International drug treaties have long stood in the way of cannabis reform on the national level. But in newly issued recommendations, the World Health Organization (WHO) says it’s time to change course on how the United Nations categorizes cannabis.
It’s the latest sign that the world is warming to the health benefits of a plant that for decades has been dismissed as a dangerous drug. Reform advocates around the globe were quick to cheer the news.
“This is the best outcome that WHO could possibly have come up with,” said Kenzi Riboulet Zemouli, the head of research at For Alternative Approaches to Addiction Think & Do Tank (FAAAT), a Paris-based drug policy nonprofit. In a statement, Riboulet Zemouli called the recommendation “a beginning of a new evidence and health-oriented cycle for international Cannabis policy.”
The WHO recommendations call for cannabis and its chemical components to be rescheduled under international drug agreements. They advise that whole-plant cannabis as well as cannabis resin be deleted from the most restrictive category (Schedule IV) in a 1961 international drug convention.
(Unlike the US Controlled Substances Act, which labels the most-restricted drugs “Schedule I,” the UN treaty defines Schedule IV as its most-restricted category and Schedule I the least-restricted.)
The recommendations came in a Jan. 24 letter from WHO Director-General Dr. Tedros Adhanom Ghebreyesus to the secretary-general of the United Nations, António Guterres. The letter has not officially been made public, but drug reform advocates circulated it Friday. The complete letter is embedded below.
If the recommendations are adopted, cannabis and its resin would instead be designated as least-harmful, Schedule I substances under the UN treaty. Delta-9-tetrahydrocannabinol (THC) and its isomers would also be moved to Schedule I of the treaty.
Extracts and tinctures of cannabis would be removed from Schedule I of the 1961 treaty. Pharmaceutical preparations that contain THC would be placed in Schedule III.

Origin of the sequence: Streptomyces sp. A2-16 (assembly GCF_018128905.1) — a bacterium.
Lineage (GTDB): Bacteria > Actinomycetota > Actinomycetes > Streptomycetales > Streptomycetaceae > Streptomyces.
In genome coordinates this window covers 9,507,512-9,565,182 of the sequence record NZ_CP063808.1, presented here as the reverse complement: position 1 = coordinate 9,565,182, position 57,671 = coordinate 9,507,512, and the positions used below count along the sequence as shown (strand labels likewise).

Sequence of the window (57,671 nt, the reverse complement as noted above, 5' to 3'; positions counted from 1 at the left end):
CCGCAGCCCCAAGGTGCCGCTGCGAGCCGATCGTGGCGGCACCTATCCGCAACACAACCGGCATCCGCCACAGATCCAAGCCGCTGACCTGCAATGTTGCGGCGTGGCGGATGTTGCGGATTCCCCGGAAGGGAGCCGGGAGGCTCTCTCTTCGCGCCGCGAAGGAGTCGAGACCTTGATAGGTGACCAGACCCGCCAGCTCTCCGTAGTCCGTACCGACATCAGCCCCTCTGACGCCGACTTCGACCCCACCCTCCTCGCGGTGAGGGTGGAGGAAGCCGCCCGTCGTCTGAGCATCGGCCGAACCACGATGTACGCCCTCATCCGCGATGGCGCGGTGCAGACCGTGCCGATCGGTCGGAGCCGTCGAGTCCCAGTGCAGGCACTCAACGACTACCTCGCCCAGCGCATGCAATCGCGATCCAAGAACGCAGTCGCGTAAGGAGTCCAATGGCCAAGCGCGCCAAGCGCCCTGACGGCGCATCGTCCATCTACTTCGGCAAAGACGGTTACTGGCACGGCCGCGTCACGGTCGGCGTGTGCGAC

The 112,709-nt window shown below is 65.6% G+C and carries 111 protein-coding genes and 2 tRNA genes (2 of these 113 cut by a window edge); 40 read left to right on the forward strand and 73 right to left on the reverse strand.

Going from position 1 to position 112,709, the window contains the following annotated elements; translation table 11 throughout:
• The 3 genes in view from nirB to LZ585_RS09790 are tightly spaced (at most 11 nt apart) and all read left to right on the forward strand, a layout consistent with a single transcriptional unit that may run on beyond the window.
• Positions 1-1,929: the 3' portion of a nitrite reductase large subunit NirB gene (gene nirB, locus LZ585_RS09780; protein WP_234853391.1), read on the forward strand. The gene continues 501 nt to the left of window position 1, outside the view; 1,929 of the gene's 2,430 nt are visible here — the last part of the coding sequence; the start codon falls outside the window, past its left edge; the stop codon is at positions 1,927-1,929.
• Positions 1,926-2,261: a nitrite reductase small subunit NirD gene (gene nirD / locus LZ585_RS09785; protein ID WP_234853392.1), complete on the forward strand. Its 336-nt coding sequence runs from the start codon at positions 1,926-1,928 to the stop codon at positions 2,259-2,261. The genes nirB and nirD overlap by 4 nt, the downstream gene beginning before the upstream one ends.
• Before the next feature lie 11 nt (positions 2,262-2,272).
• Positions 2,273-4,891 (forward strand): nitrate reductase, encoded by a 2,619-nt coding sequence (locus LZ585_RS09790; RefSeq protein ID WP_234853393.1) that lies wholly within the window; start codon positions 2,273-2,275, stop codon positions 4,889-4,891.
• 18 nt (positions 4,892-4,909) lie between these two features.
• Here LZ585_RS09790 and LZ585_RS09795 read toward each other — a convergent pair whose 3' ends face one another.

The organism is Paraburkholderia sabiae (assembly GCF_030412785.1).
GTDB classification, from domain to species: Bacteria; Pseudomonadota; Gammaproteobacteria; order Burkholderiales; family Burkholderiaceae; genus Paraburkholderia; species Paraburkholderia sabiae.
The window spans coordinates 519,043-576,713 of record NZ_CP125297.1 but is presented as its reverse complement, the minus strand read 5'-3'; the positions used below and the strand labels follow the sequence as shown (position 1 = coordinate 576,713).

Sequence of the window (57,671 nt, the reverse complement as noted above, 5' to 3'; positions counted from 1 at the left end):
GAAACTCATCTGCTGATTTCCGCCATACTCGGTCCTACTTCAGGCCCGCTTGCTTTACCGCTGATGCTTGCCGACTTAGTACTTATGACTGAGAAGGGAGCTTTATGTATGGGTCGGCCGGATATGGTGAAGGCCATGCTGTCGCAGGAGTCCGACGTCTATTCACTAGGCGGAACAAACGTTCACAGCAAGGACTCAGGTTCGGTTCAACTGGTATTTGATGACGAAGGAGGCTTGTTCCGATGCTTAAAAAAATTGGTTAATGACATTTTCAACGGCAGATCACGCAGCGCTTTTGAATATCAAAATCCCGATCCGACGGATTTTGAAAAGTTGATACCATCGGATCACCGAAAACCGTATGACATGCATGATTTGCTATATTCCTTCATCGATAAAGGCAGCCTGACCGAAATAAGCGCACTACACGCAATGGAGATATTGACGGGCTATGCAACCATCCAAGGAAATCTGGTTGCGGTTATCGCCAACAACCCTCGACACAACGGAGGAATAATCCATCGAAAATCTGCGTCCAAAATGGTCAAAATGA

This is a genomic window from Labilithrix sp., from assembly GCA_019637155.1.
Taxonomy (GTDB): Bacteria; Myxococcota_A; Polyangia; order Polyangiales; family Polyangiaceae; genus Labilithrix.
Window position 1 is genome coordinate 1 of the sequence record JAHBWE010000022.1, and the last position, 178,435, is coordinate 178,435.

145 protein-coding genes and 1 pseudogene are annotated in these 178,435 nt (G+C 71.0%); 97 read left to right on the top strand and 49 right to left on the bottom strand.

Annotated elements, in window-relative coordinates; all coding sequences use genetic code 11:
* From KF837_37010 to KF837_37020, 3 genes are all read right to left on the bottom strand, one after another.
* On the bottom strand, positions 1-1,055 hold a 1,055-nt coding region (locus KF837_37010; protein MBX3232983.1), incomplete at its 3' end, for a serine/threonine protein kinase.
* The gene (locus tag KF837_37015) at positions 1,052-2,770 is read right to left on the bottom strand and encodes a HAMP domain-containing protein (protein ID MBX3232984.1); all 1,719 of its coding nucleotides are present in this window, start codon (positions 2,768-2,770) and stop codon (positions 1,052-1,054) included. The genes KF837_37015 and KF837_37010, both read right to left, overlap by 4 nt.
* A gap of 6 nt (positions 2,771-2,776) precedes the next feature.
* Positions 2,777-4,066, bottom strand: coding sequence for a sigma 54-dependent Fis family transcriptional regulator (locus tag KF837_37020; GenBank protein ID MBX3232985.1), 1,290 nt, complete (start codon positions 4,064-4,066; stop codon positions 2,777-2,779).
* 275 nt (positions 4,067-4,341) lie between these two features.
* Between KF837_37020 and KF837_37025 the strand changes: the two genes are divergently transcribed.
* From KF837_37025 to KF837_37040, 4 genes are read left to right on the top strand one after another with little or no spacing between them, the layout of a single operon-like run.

The recommendations also echo prior WHO conclusions that pure cannabidiol (CBD) shouldn’t be scheduled at all under international drug conventions, recommending the addition of a provision that would read: “Preparations containing predominantly cannabidiol and not more than 0,2 percent of delta-9-tetrahydrocannabidiol are not under international control.”
In the US, the Food and Drug Administration has issued similar advice, suggesting last year in an internal letter that CBD “could be removed from control” under the Controlled Substances Act. Drug Enforcement Administration officials, however, reportedly advised that the 1961 UN convention would stand in the way of federal CBD de-scheduling.
Adoption of the WHO recommendations could open the doors to further US reforms around CBD. While products containing the cannabinoid are widely available online and at stores throughout the country, their legality is still uncertain.
As for how the recommendations would affect the treatment of THC, well… that’s less clear. Longtime cannabis legalization advocate Tom Angell writes at Forbes that the upshot would be more political than practical:
The practical effects of the changes would be somewhat limited, in that they wouldn’t allow countries to legalize marijuana and still be in strict compliance with international treaties, but their political implications are hard to overstate.
Taken together, recommendations, if adopted, would represent a formal recognition that the world’s governing bodies have effectively been wrong about marijuana’s harms and therapeutic benefits for decades. WHO’s new position comes at a time when a growing number of countries are moving to reform their cannabis policies. As such, a shift at the UN could embolden additional nations to scale back or repeal their prohibition laws—even though legalization for non-medical or non-scientific reasons would still technically violate the global conventions.
For now, the recommendations are precisely that—advice, which has yet to be adopted. The proposals will now go to the UN’s Commission on Narcotic Drugs, where member nations will vote on whether or not to accept them. It remains unclear how the US will vote.